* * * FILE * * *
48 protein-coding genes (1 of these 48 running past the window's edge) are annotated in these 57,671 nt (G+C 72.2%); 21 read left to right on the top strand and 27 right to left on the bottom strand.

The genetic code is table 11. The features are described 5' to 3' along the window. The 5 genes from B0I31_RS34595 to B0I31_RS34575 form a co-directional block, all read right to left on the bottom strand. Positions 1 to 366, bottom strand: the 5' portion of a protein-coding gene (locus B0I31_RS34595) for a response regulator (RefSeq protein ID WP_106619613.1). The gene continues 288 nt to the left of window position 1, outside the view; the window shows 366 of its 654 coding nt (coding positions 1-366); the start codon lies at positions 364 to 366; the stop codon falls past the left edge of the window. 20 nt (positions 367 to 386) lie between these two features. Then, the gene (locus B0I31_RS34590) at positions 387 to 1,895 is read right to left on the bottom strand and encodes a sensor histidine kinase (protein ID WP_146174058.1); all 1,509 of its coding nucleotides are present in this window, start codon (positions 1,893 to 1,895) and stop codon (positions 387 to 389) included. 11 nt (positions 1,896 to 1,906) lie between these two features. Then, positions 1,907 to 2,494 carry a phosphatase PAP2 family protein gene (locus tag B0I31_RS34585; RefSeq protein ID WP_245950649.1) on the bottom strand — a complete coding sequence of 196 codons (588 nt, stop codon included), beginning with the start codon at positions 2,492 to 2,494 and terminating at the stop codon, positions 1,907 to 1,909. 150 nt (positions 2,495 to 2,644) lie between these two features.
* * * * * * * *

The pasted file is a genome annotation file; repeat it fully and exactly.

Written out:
48 protein-coding genes (1 of these 48 running past the window's edge) are annotated in these 57,671 nt (G+C 72.2%); 21 read left to right on the top strand and 27 right to left on the bottom strand.

The genetic code is table 11. The features are described 5' to 3' along the window. The 5 genes from B0I31_RS34595 to B0I31_RS34575 form a co-directional block, all read right to left on the bottom strand. Positions 1 to 366, bottom strand: the 5' portion of a protein-coding gene (locus B0I31_RS34595) for a response regulator (RefSeq protein ID WP_106619613.1). The gene continues 288 nt to the left of window position 1, outside the view; the window shows 366 of its 654 coding nt (coding positions 1-366); the start codon lies at positions 364 to 366; the stop codon falls past the left edge of the window. 20 nt (positions 367 to 386) lie between these two features. Then, the gene (locus B0I31_RS34590) at positions 387 to 1,895 is read right to left on the bottom strand and encodes a sensor histidine kinase (protein ID WP_146174058.1); all 1,509 of its coding nucleotides are present in this window, start codon (positions 1,893 to 1,895) and stop codon (positions 387 to 389) included. 11 nt (positions 1,896 to 1,906) lie between these two features. Then, positions 1,907 to 2,494 carry a phosphatase PAP2 family protein gene (locus tag B0I31_RS34585; RefSeq protein ID WP_245950649.1) on the bottom strand — a complete coding sequence of 196 codons (588 nt, stop codon included), beginning with the start codon at positions 2,492 to 2,494 and terminating at the stop codon, positions 1,907 to 1,909. 150 nt (positions 2,495 to 2,644) lie between these two features.